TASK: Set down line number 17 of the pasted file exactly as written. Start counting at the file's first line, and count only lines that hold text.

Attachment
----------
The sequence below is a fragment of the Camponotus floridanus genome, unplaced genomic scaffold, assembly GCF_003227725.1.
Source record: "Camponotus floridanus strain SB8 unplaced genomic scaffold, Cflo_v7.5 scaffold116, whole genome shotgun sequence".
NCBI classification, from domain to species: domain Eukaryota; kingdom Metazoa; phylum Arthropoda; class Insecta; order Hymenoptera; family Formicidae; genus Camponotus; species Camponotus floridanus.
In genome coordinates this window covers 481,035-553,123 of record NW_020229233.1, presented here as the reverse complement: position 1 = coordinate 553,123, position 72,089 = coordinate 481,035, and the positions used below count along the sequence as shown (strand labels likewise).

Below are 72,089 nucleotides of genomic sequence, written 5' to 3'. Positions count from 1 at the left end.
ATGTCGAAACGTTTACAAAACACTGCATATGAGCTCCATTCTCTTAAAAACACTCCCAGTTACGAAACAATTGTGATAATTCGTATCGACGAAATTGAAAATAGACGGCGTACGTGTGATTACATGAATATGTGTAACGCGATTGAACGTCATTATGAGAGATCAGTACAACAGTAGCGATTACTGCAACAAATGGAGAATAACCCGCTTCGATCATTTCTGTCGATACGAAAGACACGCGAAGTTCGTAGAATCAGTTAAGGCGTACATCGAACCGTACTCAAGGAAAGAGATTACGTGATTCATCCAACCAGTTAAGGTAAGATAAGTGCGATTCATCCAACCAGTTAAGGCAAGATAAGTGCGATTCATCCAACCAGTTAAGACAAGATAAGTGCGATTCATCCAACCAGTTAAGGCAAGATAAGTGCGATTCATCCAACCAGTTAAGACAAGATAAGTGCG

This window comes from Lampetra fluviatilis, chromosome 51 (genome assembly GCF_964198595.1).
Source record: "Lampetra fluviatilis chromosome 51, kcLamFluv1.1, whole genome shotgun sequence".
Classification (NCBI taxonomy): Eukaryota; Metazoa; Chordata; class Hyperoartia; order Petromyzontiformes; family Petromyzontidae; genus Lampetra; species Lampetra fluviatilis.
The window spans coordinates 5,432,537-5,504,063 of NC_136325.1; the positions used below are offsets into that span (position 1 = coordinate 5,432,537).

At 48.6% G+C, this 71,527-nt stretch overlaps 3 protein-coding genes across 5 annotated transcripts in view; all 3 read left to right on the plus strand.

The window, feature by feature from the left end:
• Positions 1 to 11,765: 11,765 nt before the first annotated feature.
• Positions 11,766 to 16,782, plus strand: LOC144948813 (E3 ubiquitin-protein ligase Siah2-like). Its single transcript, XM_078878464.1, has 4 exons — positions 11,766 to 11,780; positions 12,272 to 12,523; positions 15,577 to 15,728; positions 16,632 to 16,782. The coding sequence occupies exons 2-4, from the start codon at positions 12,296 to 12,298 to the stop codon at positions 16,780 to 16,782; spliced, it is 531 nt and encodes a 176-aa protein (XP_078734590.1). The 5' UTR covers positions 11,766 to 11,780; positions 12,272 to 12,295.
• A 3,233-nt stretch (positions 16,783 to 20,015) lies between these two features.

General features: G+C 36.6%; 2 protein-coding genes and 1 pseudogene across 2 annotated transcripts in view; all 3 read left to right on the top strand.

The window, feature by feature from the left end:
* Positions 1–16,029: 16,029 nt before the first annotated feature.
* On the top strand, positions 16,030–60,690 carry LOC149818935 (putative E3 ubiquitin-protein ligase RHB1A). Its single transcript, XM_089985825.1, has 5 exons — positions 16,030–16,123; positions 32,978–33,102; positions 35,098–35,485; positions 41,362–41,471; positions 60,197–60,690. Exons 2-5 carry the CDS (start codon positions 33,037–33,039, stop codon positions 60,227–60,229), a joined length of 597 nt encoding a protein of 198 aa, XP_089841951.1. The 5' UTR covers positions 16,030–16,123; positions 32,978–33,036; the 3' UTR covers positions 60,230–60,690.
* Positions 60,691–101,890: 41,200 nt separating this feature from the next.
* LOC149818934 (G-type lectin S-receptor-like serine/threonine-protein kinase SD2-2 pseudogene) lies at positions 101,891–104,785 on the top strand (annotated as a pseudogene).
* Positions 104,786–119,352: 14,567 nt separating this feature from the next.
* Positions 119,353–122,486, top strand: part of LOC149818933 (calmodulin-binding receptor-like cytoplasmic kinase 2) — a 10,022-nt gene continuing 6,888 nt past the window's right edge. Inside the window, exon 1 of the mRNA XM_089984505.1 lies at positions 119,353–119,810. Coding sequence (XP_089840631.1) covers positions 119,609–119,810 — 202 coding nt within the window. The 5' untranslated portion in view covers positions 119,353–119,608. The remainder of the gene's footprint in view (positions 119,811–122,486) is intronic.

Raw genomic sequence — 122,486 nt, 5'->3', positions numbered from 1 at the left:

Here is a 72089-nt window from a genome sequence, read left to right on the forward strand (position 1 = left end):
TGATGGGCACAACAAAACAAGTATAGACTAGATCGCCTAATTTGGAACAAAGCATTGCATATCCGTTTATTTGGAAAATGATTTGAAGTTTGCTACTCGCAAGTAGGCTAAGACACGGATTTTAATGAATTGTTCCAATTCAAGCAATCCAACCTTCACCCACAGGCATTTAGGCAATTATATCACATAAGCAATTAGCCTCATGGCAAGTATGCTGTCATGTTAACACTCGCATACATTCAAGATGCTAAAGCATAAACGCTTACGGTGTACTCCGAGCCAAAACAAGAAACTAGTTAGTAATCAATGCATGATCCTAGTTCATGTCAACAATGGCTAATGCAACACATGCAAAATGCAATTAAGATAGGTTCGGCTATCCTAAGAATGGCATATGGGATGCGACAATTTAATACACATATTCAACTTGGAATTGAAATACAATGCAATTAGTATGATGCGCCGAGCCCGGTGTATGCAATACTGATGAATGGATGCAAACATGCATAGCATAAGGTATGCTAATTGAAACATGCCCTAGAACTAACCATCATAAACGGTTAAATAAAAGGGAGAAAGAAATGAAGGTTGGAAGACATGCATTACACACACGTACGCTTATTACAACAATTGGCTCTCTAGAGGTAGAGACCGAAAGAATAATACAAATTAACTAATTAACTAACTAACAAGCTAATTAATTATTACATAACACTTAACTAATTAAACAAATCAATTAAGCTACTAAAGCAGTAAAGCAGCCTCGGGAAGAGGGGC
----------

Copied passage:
The window, feature by feature from the left end: